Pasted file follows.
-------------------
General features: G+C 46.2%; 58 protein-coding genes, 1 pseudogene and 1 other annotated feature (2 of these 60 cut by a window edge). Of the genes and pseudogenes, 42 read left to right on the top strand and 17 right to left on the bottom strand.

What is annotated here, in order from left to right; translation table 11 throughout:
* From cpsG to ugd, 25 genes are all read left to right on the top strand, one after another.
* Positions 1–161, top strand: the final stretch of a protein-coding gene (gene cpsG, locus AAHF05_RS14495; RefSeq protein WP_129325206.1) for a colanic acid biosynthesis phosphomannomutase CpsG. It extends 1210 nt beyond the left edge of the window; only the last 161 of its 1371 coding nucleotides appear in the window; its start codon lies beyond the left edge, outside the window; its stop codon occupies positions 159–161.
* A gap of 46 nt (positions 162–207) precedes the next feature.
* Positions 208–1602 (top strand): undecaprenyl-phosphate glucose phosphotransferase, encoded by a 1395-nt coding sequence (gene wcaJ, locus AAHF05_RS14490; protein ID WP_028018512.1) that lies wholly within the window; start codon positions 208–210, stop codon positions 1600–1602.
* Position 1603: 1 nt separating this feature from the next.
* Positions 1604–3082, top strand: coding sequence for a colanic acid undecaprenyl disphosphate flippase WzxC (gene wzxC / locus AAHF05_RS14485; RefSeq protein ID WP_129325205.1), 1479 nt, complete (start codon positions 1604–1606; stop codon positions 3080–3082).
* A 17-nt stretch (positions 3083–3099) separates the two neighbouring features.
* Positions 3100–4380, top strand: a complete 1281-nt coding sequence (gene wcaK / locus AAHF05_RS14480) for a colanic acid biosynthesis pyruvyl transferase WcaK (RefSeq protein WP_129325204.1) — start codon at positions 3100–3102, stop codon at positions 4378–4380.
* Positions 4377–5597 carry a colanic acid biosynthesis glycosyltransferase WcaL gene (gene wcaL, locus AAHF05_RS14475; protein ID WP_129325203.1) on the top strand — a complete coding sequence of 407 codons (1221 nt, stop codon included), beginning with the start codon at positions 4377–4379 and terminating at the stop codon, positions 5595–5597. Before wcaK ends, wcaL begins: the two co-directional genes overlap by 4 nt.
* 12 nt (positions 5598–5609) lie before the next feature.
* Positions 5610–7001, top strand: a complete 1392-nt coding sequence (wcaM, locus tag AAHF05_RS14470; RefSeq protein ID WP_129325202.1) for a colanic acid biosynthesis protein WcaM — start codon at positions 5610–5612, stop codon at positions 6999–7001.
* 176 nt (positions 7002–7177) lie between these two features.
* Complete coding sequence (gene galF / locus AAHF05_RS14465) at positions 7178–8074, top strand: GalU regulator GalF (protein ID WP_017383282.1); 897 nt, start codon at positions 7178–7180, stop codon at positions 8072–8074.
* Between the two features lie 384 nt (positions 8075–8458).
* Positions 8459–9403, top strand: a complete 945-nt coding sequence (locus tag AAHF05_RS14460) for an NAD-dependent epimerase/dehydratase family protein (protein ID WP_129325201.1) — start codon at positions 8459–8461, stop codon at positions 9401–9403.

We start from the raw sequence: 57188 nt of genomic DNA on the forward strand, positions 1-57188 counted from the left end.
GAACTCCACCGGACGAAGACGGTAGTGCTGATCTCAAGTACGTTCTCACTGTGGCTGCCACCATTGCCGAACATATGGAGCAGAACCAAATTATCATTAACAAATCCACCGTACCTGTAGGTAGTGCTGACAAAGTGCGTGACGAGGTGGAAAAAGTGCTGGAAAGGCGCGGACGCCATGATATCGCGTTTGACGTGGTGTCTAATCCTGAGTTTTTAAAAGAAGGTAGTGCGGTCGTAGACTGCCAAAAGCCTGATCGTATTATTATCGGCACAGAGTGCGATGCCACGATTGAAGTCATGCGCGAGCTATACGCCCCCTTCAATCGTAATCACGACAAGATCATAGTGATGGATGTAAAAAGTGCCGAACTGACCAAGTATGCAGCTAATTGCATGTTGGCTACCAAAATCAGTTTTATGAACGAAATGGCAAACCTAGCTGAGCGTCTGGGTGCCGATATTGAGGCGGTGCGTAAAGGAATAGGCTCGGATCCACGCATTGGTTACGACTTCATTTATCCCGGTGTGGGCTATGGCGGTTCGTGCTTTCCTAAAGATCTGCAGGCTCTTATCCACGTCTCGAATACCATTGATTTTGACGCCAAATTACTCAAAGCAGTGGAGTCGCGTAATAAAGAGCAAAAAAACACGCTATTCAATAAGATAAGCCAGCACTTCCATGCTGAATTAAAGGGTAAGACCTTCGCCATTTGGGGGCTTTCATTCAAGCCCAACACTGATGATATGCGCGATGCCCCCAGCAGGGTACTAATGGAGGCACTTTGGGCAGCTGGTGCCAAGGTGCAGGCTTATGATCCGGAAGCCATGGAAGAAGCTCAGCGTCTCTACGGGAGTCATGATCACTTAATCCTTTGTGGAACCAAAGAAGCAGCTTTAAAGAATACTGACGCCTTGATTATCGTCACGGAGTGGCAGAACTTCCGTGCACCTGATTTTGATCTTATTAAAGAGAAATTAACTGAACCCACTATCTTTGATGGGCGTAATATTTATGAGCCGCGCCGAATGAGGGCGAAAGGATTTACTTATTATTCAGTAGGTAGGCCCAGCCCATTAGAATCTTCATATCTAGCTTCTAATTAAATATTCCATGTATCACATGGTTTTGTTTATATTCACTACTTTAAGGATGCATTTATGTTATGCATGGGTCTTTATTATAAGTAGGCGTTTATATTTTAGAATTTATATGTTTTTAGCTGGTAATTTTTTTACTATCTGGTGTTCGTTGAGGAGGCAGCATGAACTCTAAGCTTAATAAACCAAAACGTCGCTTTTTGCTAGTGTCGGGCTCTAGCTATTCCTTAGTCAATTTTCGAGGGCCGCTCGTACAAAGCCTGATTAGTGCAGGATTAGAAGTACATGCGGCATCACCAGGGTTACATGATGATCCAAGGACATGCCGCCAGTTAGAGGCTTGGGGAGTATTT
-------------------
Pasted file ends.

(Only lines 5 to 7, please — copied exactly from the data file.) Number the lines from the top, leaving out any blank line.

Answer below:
* A gap of 46 nt (positions 162–207) precedes the next feature.
* Positions 208–1602 (top strand): undecaprenyl-phosphate glucose phosphotransferase, encoded by a 1395-nt coding sequence (gene wcaJ, locus AAHF05_RS14490; protein ID WP_028018512.1) that lies wholly within the window; start codon positions 208–210, stop codon positions 1600–1602.
* Position 1603: 1 nt separating this feature from the next.